Wednesday, September 5, 2012

Argument Over the Value of Solar Focuses on Spain

News of an upcoming study evaluating the Energy Return on Investment (EROI) of solar PV includes an interesting evaluation of methods with higher EROI.
I get the message that projects with low EROI are being built because the costs of the fossil fuels invested is still cheap - so the cheap solar PV we hear promised will bump fossil fuels is actually the PV that utilizes fossil fuels the most.
That seems to be why it's the cheapest.

"Coauthored by ecologist Charles A.S. Hall and Spanish telecom and solar systems engineer Pedro A. Prieto, the book is a case study of Spain's utility-scale installations of photovoltaics. It will be, the authors claim, the first comprehensive analysis of large-scale PV based on data rather than models. Hall—a professor at the State University of New York College of Environmental Science and Forestry, in Syracuse—formalized the concept of EROI more than 40 years ago, as the energy yielded by an energy-gathering activity divided by the energy invested in that activity.

While mum on their EROI numbers, Hall and Prieto say the book will demonstrate that building and operating PV requires considerably more energy than its promoters claim. And, they add, fossil fuels provide the bulk of the energy investment. "The conclusion is that solar PV systems are very much underpinned by a fossil fuel society," says Prieto. "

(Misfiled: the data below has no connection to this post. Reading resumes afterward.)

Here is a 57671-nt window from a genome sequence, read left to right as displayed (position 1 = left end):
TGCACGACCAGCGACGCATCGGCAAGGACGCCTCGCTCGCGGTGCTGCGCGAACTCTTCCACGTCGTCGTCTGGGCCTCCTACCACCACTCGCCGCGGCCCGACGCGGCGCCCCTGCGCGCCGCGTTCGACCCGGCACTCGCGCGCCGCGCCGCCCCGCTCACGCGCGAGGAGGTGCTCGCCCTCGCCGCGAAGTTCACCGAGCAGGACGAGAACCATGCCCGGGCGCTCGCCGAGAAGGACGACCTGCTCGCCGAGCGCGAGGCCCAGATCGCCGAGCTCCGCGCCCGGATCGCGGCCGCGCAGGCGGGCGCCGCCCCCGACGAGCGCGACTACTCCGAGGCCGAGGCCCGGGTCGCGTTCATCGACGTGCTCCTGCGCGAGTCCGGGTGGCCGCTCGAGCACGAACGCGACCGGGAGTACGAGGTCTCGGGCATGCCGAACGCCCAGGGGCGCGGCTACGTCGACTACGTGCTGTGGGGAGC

Prieto cites two dozen energy inputs left out of many life-cycle analyses of photovoltaic systems. He witnessed these inputs directly while building one of Spain's earliest utility-scale solar facilities—a 1-megawatt plant in Extremadura that began operating in 2006—and while supporting subsequent PV installations. The factors include construction of roads, water pipes, and transmission lines to serve the often-remote solar sites, and even international flights to get on-site help from specialist engineers. 

All told, says Prieto, the result could be an EROI figure even lower than the already controversial EROI of 6.8 that Hall previously cited for PV
Read the full article at IEEE Spectrum:

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